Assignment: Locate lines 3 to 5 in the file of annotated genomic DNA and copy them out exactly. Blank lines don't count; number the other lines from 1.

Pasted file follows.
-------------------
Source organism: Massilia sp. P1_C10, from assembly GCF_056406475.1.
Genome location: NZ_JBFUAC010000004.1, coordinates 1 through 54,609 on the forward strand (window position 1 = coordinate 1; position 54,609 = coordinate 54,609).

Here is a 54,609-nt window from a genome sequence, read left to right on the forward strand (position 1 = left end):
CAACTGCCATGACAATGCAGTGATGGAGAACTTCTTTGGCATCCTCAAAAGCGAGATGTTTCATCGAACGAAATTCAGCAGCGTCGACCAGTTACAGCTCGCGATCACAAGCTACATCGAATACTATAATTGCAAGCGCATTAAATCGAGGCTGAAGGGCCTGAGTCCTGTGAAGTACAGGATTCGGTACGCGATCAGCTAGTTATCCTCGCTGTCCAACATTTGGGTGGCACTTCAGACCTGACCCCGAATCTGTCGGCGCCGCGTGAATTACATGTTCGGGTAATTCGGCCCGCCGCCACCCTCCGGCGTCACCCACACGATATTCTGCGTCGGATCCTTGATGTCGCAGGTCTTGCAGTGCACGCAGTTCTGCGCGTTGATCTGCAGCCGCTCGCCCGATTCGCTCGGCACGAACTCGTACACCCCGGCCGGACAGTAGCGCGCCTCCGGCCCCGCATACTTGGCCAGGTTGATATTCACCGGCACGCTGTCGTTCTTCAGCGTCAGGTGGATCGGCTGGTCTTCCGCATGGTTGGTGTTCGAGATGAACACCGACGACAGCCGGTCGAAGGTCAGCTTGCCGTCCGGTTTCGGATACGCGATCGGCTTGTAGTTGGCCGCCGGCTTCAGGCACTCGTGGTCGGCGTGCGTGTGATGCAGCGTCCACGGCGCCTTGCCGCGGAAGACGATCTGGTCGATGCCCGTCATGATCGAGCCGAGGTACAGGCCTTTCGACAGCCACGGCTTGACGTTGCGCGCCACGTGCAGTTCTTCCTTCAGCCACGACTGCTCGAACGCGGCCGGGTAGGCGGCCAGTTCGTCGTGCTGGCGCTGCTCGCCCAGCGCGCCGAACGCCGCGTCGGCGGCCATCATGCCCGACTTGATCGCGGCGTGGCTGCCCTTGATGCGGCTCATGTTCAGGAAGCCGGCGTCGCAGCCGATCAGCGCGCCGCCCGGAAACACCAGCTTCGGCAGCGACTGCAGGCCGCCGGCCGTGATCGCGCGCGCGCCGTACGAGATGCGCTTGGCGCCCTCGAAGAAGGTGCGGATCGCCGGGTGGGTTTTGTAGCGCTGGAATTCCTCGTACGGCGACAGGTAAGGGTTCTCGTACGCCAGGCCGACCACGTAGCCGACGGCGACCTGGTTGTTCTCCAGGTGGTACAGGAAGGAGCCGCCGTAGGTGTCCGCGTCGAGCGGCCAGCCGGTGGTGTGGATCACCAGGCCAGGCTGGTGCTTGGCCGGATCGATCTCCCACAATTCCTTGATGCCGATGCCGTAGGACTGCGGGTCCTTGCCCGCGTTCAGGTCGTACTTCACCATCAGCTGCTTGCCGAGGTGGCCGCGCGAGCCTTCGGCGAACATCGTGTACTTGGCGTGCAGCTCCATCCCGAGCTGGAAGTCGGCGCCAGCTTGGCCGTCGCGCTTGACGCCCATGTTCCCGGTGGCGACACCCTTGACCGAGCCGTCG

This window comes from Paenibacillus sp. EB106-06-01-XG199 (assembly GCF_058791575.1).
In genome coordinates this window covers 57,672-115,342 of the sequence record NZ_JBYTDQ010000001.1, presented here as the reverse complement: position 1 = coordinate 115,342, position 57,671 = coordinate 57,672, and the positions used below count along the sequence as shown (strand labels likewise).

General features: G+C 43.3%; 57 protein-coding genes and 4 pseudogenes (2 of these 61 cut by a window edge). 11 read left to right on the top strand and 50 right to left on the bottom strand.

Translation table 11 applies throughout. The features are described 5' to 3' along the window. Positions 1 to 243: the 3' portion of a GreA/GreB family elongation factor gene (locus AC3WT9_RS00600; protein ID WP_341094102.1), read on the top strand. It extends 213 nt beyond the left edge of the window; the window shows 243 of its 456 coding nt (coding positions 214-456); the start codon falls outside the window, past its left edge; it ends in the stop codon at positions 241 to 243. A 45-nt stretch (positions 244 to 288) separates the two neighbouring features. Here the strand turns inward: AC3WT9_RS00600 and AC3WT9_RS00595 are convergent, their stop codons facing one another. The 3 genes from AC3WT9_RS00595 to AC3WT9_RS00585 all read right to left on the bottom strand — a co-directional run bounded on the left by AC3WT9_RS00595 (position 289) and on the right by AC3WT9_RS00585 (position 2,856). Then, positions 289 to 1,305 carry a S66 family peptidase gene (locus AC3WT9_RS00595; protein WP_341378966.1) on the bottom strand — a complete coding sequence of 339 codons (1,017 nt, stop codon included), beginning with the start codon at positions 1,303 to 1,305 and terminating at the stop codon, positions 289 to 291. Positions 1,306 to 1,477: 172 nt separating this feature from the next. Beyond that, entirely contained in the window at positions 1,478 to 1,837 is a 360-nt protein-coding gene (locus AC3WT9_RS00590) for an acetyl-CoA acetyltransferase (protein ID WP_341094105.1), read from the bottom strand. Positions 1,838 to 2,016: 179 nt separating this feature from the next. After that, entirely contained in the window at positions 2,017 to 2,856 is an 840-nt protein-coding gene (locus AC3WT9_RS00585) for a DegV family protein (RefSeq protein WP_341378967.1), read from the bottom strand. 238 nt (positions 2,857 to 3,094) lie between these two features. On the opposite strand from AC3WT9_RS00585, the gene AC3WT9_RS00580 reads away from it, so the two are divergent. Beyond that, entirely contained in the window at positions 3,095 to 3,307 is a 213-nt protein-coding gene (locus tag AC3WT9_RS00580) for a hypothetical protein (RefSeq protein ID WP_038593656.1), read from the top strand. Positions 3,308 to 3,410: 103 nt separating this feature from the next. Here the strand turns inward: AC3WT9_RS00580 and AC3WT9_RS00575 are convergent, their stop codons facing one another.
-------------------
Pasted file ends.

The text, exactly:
Here is a 54,609-nt window from a genome sequence, read left to right on the forward strand (position 1 = left end):
CAACTGCCATGACAATGCAGTGATGGAGAACTTCTTTGGCATCCTCAAAAGCGAGATGTTTCATCGAACGAAATTCAGCAGCGTCGACCAGTTACAGCTCGCGATCACAAGCTACATCGAATACTATAATTGCAAGCGCATTAAATCGAGGCTGAAGGGCCTGAGTCCTGTGAAGTACAGGATTCGGTACGCGATCAGCTAGTTATCCTCGCTGTCCAACATTTGGGTGGCACTTCAGACCTGACCCCGAATCTGTCGGCGCCGCGTGAATTACATGTTCGGGTAATTCGGCCCGCCGCCACCCTCCGGCGTCACCCACACGATATTCTGCGTCGGATCCTTGATGTCGCAGGTCTTGCAGTGCACGCAGTTCTGCGCGTTGATCTGCAGCCGCTCGCCCGATTCGCTCGGCACGAACTCGTACACCCCGGCCGGACAGTAGCGCGCCTCCGGCCCCGCATACTTGGCCAGGTTGATATTCACCGGCACGCTGTCGTTCTTCAGCGTCAGGTGGATCGGCTGGTCTTCCGCATGGTTGGTGTTCGAGATGAACACCGACGACAGCCGGTCGAAGGTCAGCTTGCCGTCCGGTTTCGGATACGCGATCGGCTTGTAGTTGGCCGCCGGCTTCAGGCACTCGTGGTCGGCGTGCGTGTGATGCAGCGTCCACGGCGCCTTGCCGCGGAAGACGATCTGGTCGATGCCCGTCATGATCGAGCCGAGGTACAGGCCTTTCGACAGCCACGGCTTGACGTTGCGCGCCACGTGCAGTTCTTCCTTCAGCCACGACTGCTCGAACGCGGCCGGGTAGGCGGCCAGTTCGTCGTGCTGGCGCTGCTCGCCCAGCGCGCCGAACGCCGCGTCGGCGGCCATCATGCCCGACTTGATCGCGGCGTGGCTGCCCTTGATGCGGCTCATGTTCAGGAAGCCGGCGTCGCAGCCGATCAGCGCGCCGCCCGGAAACACCAGCTTCGGCAGCGACTGCAGGCCGCCGGCCGTGATCGCGCGCGCGCCGTACGAGATGCGCTTGGCGCCCTCGAAGAAGGTGCGGATCGCCGGGTGGGTTTTGTAGCGCTGGAATTCCTCGTACGGCGACAGGTAAGGGTTCTCGTACGCCAGGCCGACCACGTAGCCGACGGCGACCTGGTTGTTCTCCAGGTGGTACAGGAAGGAGCCGCCGTAGGTGTCCGCGTCGAGCGGCCAGCCGGTGGTGTGGATCACCAGGCCAGGCTGGTGCTTGGCCGGATCGATCTCCCACAATTCCTTGATGCCGATGCCGTAGGACTGCGGGTCCTTGCCCGCGTTCAGGTCGTACTTCACCATCAGCTGCTTGCCGAGGTGGCCGCGCGAGCCTTCGGCGAACATCGTGTACTTGGCGTGCAGCTCCATCCCGAGCTGGAAGTCGGCGCCAGCTTGGCCGTCGCGCTTGACGCCCATGTTCCCGGTGGCGACACCCTTGACCGAGCCGTCG

This window comes from Paenibacillus sp. EB106-06-01-XG199 (assembly GCF_058791575.1).